The Government has launched a new committee to look into the training and structure of the Australian aged care workforce.

The review is likely to consider aged care sector pay, after the Aged Care Workforce Strategy’s report, ‘A Matter of Care’, identified that aged care workers are underpaid by as much as 15 per cent.

The report recommends that industry develops a “strategy to support the transition of personal care workers and nurses to pay rates that better reflect their value and contribution to delivering care outcomes.”

Creating a workforce that can deliver safe, quality care

The Aged Services Industry Reference Committee has been established to make sure the aged care workforce in Australia is properly structured and trained so that it is able to deliver safe and quality care to older Australians.

The IRC will bring industry, health professionals, education and training, peak groups, and consumers together to determine the skills needed to be able to provide a high standard of care to seniors in Australia.

The Committee was established in response to recommendations made in the Aged Care Workforce Strategy in its report which was released by the Government on 13 September this year.

Aged care workers entitled to “rewarding” careers

Minister for Small and Family Business, Skills and Vocational Education, Senator Michaelia Cash, said aged care staff are entitled to have “rewarding” careers.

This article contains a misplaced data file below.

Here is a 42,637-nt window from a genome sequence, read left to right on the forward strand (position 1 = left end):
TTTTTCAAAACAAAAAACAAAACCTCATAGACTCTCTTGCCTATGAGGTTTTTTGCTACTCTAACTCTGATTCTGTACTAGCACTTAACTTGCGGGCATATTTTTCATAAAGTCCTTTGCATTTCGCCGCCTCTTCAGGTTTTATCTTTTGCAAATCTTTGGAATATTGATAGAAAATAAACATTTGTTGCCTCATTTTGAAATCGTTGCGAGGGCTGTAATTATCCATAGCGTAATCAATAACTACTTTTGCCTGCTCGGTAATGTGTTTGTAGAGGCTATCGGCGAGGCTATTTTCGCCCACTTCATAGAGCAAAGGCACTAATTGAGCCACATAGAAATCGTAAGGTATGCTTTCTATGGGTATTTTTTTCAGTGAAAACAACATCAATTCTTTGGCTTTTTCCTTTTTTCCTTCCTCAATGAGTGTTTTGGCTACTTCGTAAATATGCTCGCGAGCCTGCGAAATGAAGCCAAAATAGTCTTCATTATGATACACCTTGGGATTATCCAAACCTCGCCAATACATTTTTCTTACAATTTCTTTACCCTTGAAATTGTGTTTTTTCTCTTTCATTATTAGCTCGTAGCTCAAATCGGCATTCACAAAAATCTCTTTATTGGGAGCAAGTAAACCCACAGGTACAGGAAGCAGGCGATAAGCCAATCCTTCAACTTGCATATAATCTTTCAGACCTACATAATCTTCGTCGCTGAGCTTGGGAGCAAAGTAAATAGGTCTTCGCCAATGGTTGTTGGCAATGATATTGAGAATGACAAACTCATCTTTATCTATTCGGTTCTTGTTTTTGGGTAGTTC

“Every Australian deserves respect and the best possible care, and the Coalition Government is committed to ensuring our dedicated aged care staff not only have the right skills, they also enjoy rewarding and fulfilling careers,” Minister Cash said.

“The IRC will work right across the vocational education and training (VET) and higher education sectors to meet the challenges of an ageing society,” she said.

Minister for Senior Australians and Aged Care, Ken Wyatt AM, said one of the Taskforce’s key findings was a gap between industry skills and workforce requirements.

“The ‘A Matter of Care’ report was developed by industry, for industry, and I look forward to the Aged Services IRC helping to ensure workers have the appropriate skills and qualifications,” he said.

Aged care workforce set to triple by 2050

Minister Wyatt said the the aged care workforce is set to grow from approximately 366,000 now to almost one million by 2050, making reform “a top priority”.

Professor John Pollaers OAM, who is chair of the Australian Industry and Skills Committee, which established the Aged Services IRC and who also chaired the Aged Care Workforce Strategy Taskforce, welcomed the industry’s strong interest in contributing to the IRC.

“The Aged Services IRC will bring together industry, consumers and other key stakeholders to identify the skills needed in the aged services sector to deliver safe and quality care,” he said.

“The IRC will have an important role in examining the skill requirements for current and emerging job roles across the sector, improved approaches to career progression, and the education pathways across both the vocational and higher education sectors needed to support these,” he said.

Professor Pollaers said, “Through the course of the Taskforce’s work, substantial issues were identified around the skills gaps, lack of career pathways and delivery of current training.”

The Aged Services IRC will include consumer advocates, health professionals, peak industry bodies and employer and employee representatives. Click here to find out more about who will be involved.

Click her to read the Aged Care Workforce Strategy’s report, ‘A Matter of Care’, in full.

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